First and foremost, employers should communicate with employees. Again, given the unique circumstances that we find ourselves in, employees will not be surprised to hear that businesses are struggling.

It is possible to reach agreement with employees to introduce lay off or short time working on a temporary basis. I anticipate that many employees would prefer these options over redundancy.

If agreement is reached, it is vital that the arrangements are confirmed in writing.

Reduced salary

There may be some employers who still need employees to work the same hours, despite the fact that they cannot continue to pay at the same rate. 

It is very rare for a contract of employment to allow for a general reduction in salary. As such, employers will need to obtain agreement from employees if they want to reduce pay. Ideally, pay should be reduced at the same rate across the whole business, provided that the national minimum wage rate is paid as an absolute minimum. Staff will want to be reassured that senior managers will also accept a pay cut and this is certainly not a time for directors to be arriving at work with smart new cars (believe me, it does happen!).

Again, any agreement reached with staff for a pay reduction must be confirmed in writing. Ideally, all staff should be required to sign to confirm acceptance.


There will be some businesses that simply will not be in a position to retain all staff. In these circumstances, redundancy may be the only suitable option.

You will be aware that employers are required to consult with employees in circumstances where they propose to make people redundant. The purpose of this consultation is to try and avoid redundancy. Occasionally this can lead to agreement for reduced working hours, reduced pay, etc in where employees were initially reluctant to agree.

The redundancy consultation process must be for a reasonable period. If employers anticipate making more than 20 people redundant within a period of 90 days, consultation must be for a minimum of 30 days. Where the employers anticipate making more than 100 people redundant within a 90-day period, consultation must be for a minimum of 45 days.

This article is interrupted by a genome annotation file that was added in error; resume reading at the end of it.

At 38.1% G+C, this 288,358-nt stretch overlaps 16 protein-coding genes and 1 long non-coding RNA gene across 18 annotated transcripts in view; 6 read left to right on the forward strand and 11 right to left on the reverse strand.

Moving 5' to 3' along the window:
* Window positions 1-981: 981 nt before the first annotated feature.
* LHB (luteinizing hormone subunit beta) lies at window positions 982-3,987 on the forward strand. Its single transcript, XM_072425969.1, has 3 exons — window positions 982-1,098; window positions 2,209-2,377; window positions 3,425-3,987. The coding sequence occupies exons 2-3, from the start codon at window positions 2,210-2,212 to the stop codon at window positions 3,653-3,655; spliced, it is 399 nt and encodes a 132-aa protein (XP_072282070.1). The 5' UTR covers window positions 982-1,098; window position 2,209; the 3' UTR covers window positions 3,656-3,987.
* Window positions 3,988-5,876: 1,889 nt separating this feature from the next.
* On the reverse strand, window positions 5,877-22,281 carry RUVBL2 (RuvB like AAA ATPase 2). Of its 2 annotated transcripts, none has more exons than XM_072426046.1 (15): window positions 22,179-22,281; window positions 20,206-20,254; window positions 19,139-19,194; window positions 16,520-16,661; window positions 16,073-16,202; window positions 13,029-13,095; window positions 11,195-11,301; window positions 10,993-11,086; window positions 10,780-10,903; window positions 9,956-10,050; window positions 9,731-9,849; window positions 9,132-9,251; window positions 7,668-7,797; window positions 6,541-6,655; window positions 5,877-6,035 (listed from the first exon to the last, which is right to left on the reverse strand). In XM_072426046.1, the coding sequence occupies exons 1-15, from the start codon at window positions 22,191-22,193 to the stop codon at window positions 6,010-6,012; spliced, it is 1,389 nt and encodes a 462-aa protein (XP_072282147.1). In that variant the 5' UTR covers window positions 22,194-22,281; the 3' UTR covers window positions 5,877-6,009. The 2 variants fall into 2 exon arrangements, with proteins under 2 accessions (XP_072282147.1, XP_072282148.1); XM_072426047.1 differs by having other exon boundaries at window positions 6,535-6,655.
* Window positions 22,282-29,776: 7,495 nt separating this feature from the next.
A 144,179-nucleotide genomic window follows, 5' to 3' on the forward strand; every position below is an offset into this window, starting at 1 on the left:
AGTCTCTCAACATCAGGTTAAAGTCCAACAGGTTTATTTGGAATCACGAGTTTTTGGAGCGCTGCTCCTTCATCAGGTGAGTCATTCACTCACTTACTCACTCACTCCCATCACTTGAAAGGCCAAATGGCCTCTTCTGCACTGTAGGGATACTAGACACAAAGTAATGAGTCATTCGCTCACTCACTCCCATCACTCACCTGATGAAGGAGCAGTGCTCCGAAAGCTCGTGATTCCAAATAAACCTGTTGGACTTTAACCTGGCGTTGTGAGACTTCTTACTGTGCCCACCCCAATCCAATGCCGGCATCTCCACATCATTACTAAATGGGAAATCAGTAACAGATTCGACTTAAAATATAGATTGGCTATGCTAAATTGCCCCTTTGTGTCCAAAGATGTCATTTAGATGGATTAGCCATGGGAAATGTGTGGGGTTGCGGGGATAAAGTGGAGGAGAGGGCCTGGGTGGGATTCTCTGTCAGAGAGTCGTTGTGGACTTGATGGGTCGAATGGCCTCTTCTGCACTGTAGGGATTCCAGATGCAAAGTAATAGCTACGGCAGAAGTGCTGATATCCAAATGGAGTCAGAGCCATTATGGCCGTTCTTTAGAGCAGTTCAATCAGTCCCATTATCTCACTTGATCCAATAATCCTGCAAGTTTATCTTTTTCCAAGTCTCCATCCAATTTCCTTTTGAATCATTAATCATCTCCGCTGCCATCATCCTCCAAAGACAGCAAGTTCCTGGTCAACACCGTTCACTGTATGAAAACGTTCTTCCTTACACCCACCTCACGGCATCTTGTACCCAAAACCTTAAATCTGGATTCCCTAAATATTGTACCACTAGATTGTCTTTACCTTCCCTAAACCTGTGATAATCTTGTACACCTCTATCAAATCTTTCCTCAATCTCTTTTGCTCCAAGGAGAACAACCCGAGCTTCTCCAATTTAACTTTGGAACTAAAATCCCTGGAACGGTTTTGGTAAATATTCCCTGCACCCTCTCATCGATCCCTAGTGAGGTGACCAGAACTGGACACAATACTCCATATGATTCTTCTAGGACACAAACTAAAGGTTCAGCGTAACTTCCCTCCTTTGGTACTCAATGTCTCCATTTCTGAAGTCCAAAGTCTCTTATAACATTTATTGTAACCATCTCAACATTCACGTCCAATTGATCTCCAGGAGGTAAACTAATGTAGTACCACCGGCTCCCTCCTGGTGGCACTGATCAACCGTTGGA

It is possible to reduce these timescales if special circumstances exist. Tribunals have been very reluctant to allow employers to rely on this exemption but at the moment, and at the date that is document is produced, there may be an argument that the coronavirus and the impact that it has had on some businesses would amount to a sudden disaster entitling employers to rely on this exemption.

Clearly, over the coming weeks, that argument would be weakened as the tribunals may determine that any subsequent redundancies made were foreseeable and proper consultation should have taken place.

In any event, this exemption does not allow employers to make redundancies without any consultation. The employer must still act reasonably and consult, albeit for a shorter period.

Employers seeking to rely on the exemption should be aware that if a tribunal does not accept their argument, all employees who are made redundant without the proper consultation would be entitled to a protective award that can be substantial.

You will appreciate that the implications of getting these procedures wrong can be significant.  Please do not hesitate to contact me if you have any queries or require any advice.

Mobile: 07764 764806

All information included in this document is up to date at 12 noon on 17th March 2020. The situation is changing on a daily basis so please contact me if you require any updates.